February 12, 2009

You couldn't pay me enough

Building construction, San Pedro Sula, HondurasBuilding construction, San Pedro Sula, Honduras

Construction workers in Honduras are expected to take incredible risks. There is no OSHA here to protect workers from hazardous materials or work conditions. If one worker won't do something, another one will.

I couldn't help but wonder if the workers on the above building get any sort of hazard pay. Probably not, but they definitely deserve it. Take a closer look:

Building construction, San Pedro Sula, Honduras
You can click these photos to see the workers closer. I was queasy just taking the photos.

Building construction, San Pedro Sula, HondurasThis building is about 12 stories tall. The workers are walking around on stacked up boards (probably 2" x 12") with no safety lines, no nothing. A lot of good those hard hats will do if the worker falls 10 stories!

It does appear that there is some sort of flimsy wire about waist level. That may be the constructor's flimsy attempt at workplace safety or it may serve some other purpose entirely.

Building construction, San Pedro Sula, HondurasThe workers are doing the concrete finishing work which involves throwing a coat of rough concrete (repello) against the concrete blocks and then putting on a layer of thin concrete (like stucco) and finishing it smoothly by hand (pulir). The throwing action is what makes concrete stick to the rough blocks. That work requires a lot of body action.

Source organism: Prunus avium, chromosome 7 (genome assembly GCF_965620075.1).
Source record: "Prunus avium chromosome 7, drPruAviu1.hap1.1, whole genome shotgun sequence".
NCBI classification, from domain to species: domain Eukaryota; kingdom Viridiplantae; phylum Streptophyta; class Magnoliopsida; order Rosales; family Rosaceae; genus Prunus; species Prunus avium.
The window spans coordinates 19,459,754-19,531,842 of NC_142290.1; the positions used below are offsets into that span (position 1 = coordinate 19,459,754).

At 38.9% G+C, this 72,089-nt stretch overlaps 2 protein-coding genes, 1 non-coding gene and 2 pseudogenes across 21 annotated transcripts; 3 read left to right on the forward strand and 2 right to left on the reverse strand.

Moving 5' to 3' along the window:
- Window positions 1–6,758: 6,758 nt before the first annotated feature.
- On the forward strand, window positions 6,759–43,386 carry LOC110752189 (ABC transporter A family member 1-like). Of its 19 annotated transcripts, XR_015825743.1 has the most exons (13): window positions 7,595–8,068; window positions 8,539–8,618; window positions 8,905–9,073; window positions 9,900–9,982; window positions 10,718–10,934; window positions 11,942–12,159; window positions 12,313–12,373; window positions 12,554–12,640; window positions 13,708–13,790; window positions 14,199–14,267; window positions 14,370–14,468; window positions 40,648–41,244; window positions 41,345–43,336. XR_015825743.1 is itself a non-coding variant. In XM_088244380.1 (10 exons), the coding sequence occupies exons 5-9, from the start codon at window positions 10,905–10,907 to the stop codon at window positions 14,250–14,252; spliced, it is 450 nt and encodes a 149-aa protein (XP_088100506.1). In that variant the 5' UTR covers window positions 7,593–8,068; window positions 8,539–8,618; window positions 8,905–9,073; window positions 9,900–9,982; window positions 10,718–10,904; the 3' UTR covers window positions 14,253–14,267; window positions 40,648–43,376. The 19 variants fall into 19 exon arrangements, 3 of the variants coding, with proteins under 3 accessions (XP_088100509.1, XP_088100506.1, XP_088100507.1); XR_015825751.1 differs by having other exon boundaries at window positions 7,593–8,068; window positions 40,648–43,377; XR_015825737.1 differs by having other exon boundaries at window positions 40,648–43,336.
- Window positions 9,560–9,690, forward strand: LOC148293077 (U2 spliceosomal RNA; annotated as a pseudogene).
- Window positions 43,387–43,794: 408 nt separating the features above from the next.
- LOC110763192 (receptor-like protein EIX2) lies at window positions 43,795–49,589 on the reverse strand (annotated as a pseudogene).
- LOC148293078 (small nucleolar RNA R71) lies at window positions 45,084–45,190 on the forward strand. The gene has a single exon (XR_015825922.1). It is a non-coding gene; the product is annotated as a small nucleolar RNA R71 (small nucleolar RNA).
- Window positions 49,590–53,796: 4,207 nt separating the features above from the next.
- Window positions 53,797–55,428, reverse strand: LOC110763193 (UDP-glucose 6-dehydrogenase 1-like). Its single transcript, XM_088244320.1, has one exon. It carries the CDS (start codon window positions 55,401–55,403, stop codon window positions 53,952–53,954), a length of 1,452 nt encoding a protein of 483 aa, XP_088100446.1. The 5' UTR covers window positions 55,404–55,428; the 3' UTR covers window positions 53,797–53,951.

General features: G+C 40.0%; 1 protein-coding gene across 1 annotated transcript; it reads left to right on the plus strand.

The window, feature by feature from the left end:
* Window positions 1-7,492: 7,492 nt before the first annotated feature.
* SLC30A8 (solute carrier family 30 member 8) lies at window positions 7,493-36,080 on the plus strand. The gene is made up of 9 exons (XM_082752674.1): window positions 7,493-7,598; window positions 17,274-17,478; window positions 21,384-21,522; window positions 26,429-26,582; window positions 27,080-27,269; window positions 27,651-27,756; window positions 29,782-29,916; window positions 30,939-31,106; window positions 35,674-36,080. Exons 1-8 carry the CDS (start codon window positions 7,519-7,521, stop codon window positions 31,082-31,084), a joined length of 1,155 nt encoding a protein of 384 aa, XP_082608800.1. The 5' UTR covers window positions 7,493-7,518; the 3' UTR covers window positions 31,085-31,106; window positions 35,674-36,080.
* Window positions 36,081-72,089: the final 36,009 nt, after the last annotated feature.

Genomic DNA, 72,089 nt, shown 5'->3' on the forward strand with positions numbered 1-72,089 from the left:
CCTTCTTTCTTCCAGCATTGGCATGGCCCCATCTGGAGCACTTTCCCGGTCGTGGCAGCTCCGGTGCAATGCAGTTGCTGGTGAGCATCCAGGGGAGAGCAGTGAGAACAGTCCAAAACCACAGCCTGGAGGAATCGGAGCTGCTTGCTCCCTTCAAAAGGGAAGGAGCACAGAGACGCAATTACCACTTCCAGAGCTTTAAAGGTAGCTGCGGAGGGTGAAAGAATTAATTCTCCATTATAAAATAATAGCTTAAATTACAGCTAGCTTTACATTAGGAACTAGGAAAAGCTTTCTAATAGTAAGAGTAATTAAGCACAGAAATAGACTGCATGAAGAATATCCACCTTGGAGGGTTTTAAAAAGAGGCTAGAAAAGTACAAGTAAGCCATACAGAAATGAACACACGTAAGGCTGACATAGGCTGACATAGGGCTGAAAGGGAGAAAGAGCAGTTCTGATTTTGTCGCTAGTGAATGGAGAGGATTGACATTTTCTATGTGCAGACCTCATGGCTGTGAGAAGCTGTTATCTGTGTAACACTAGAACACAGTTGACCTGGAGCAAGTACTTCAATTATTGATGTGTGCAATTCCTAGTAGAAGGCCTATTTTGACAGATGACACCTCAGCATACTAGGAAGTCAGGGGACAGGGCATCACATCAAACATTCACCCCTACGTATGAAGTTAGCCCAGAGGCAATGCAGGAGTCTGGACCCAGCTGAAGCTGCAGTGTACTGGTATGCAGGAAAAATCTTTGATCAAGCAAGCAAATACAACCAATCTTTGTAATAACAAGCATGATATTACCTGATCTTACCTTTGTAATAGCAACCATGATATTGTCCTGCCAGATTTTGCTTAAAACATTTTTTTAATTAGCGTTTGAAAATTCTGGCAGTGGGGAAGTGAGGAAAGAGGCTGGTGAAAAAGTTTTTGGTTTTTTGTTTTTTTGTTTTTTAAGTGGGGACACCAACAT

Hey, I've walked around on boards like that during our home construction! It is SCARY! The boards sag with each step and when someone takes a step on the other end, the boards bounce like a trampoline! And I was only two stories up, or maybe the equivalent of three if you count the time we had to go up and measure the square footage of the roof. Actually, I'll tell the truth. I was so scared on the roof, that I crawled, not walked around. I was more worried about falling off than preserving my pride.

clay tile roof constructionWe were shocked when a worker was electrocuted to death at another of our constructor's projects. We were even more shocked when one of workers whispered to us that someone died at every one of our constructor's projects! I hope he was exaggerating. By the way, the owner, not the constructor, is the one who is responsible for burial expenses and compensation to the family. It may or may not be law, but it is custom. Thankfully, there were no deaths during our construction, though I did do my share of doctoring booboos and we paid for medical expenses a couple of times.

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